Printed: 2020-07-15

Institute for Ethics and Emerging Technologies





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Road to immortality: why aren’t oldest humans getting older?

Dick Pelletier


Ethical Technology




December 10, 2012

In the Broadway musical Fame, Carmen sings about wanting to live forever. Of course, this is not possible today, but many positive thinkers believe that in the near future, biotech breakthroughs, along with nanomedicine advances, could provide an indefinite lifespan; eliminating most causes of death.

Centenarians, people who have reached 100 years of age boast nearly 500,000 members worldwide; but supercentenarians, those 110 years and older, total just 65 as of this writing. Current title of the world's oldest person goes to Italian Dina Manfredini at 115. See Oldest Validated Supercentenarians.

Only seven people have made it past 115, including Jeanne Calment, the French woman who died in 1997 at age 122, the oldest human age ever recorded according to the Guinness Book of World Records.

Why aren't the oldest living people getting older? The Millennium Project's 2012 State of the Future Report shows that most populations are living longer. Life expectancies in countries not ravaged by AIDS have been rising gradually for decades. Americans can expect to live 80 years today; 5 years longer than the average in 1990, plus many of today's 'boomers and seniors who enjoy good health are likely to achieve centenarian status. However today, reaching supercentenarian status and beyond is challenging.

Experts call this "rectangularization of the mortality curve." In 1990 Japan had 3,000 people 100 years or older, with the oldest being 114 years. By 2010, 44,000 hit the 100 mark; but the oldest was still 114.

For reasons that aren't entirely clear, scientists say, the odds of dying in any given year between the ages of 110 and 113 appear to be about one in two; but by age 114, the chances jump to two in three.

University of Texas Health Science Center professor Steve Austad sees the spike in mortality at age 114 as a statistical artifact. Today's oldest humans, Austad reminds us, grew up without many of the benefits of 20th century advances in nutrition and medicine. He believes that supercentenarians owe their longevity, more to freakish genes than perfect health; the 122-year-old Calment smoked for 96 years.

Artificial lung

Most anti-aging scientists believe that to break the maximum human age barrier will require new medical procedures that can slow or reverse; and eventually, stop the aging process completely.

Many now believe that stem cells represent the best remedy to eliminate aging. As we age, the stem cell reserves we are born with decline. Cells lose their ability to regenerate and repair tissue, causing our organs, muscles, skin, and immune structure to deteriorate. This progression opens the door for numerous diseases that attack our bodies and eventually bring about death.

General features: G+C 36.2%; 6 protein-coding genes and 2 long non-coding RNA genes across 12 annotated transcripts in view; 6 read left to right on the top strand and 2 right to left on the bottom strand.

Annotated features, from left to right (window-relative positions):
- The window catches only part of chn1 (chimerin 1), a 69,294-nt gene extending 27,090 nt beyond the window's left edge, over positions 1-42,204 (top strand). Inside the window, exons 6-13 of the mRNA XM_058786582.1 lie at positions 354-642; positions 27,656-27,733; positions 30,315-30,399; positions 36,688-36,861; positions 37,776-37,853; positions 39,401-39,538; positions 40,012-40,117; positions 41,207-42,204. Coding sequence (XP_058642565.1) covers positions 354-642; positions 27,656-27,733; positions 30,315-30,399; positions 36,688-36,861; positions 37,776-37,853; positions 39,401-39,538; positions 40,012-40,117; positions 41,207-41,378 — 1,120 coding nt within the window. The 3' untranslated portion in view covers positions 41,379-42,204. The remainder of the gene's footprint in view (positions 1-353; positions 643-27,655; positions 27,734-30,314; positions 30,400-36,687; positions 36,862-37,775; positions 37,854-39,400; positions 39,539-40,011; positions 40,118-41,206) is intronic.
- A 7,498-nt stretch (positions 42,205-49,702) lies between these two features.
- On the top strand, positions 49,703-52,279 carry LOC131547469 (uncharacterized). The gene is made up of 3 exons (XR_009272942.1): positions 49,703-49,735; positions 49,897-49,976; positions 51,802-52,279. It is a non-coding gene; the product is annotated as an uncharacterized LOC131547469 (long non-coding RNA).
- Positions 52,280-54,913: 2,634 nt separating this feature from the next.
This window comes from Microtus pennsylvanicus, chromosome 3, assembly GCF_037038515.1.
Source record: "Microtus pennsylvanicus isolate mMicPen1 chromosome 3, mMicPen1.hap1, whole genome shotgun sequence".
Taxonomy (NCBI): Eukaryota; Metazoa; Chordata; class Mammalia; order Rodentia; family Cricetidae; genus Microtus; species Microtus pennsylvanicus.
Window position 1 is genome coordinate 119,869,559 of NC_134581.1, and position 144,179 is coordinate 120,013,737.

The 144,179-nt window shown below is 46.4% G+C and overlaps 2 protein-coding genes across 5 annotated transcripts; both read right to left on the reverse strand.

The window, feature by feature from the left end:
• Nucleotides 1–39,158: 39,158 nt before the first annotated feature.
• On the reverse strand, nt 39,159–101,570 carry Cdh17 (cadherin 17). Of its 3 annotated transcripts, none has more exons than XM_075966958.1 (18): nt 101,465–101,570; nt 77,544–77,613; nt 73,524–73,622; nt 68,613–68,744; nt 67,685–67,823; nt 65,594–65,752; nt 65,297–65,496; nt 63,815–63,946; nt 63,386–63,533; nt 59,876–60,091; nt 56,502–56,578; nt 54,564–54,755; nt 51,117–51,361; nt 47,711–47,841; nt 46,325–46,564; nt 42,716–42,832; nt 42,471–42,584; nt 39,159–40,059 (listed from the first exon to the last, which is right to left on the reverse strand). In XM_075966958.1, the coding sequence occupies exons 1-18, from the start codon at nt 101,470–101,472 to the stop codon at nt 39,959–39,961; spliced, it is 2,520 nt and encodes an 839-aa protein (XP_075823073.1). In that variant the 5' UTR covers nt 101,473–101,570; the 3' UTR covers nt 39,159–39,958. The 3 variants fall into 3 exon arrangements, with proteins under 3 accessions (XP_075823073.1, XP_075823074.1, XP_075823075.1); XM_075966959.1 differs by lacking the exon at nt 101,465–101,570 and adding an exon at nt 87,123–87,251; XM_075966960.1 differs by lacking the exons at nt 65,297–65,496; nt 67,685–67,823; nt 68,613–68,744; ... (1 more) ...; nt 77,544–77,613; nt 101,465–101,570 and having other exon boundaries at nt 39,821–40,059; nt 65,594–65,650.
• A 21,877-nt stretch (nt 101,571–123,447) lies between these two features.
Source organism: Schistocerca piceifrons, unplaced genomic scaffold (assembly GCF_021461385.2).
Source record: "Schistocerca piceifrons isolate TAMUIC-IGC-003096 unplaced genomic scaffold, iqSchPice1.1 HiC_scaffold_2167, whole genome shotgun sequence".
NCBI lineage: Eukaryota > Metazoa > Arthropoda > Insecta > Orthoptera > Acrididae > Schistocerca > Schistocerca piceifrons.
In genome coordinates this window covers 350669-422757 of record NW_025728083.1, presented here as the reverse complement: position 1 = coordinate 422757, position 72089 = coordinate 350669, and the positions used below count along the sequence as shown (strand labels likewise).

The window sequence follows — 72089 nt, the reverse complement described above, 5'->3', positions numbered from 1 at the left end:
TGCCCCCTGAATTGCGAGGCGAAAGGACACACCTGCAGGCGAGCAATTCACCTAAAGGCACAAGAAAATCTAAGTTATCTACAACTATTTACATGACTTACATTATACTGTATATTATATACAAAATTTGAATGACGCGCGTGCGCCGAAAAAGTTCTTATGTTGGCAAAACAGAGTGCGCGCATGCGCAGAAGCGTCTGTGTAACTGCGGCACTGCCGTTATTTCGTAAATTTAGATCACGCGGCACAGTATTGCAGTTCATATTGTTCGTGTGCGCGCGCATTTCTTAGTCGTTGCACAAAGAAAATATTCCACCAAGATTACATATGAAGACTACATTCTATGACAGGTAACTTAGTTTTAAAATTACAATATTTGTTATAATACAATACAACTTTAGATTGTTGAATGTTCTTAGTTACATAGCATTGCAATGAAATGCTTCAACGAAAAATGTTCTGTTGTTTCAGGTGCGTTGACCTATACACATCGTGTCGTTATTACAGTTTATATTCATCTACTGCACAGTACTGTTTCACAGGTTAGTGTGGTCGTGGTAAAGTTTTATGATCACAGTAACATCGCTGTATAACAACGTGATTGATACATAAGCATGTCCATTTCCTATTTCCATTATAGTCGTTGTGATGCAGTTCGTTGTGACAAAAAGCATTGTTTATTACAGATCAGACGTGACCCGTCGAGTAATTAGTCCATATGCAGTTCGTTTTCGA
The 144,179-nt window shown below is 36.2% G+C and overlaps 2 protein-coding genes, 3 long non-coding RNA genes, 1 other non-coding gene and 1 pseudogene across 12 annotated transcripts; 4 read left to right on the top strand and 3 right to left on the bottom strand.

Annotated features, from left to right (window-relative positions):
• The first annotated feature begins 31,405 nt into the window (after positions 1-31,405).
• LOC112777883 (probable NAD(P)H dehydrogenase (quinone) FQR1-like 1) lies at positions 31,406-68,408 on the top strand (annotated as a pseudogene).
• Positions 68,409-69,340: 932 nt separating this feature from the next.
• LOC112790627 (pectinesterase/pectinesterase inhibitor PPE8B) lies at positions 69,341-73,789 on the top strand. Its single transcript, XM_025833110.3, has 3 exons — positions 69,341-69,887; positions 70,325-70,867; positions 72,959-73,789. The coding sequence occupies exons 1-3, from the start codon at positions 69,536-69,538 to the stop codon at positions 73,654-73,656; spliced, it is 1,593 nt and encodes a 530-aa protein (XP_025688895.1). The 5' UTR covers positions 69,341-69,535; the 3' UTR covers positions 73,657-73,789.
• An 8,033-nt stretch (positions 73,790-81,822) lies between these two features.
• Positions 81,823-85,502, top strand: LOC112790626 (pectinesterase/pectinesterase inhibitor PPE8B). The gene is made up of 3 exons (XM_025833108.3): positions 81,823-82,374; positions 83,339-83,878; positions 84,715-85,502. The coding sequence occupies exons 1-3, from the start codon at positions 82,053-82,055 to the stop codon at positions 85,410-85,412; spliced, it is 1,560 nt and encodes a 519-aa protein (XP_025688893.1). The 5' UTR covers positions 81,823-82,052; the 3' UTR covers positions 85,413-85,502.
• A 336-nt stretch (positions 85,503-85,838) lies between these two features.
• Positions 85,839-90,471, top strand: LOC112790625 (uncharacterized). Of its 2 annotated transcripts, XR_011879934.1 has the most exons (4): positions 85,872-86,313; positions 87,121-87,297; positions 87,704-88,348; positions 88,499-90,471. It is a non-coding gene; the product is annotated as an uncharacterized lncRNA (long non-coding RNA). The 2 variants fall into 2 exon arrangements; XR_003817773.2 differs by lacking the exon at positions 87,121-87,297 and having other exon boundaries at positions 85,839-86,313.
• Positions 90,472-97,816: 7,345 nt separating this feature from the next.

Researchers have found that by replacing aging cells with new stem cells, many age-related diseases can be stopped in their tracks; and as a bonus, patients receiving stem cell treatments experience an increase in energy, vigor and strength. The body and mind actually become biologically younger.

Though more research is needed to realize all the hopes and dreams of this 'stem cell magic', progress is advancing exponentially; especially in areas of creating dissolvable housing systems (templates) that direct stem cells to grow into specific parts, such as hearts, livers, muscles, bones, eyes, skin, and teeth.

In addition, by 2020, experts predict that most of the world will shift towards preventative healthcare. Sensors will soon appear in clothing and inside bodies, detecting everything from cancer to an impending stroke or heart attack. This proactive approach will allow doctors to stop most diseases before they start.

Today, according to the National Institutes of Aging, 17 million Americans are between the ages of 75 and 85. That figure is expected to double by 2050. While centenarians may be a rarity today, Americans living beyond the age of 100 is expected to grow to 2.5 million by mid-century.

Anti-aging guru Aubrey de Grey believes the first person to achieve a 1,000 year lifespan has already been born. Can medical science stamp out aging and sickness in such a brief time? Although there are challenges to this optimism, positive futurists believe that with exponential advances in biotech research expected in the coming decades, an indefinite lifespan could be in store for all of us. Comments welcome.


Dick Pelletier was a weekly columnist who wrote about future science and technologies for numerous publications. He passed away on July 22, 2014.

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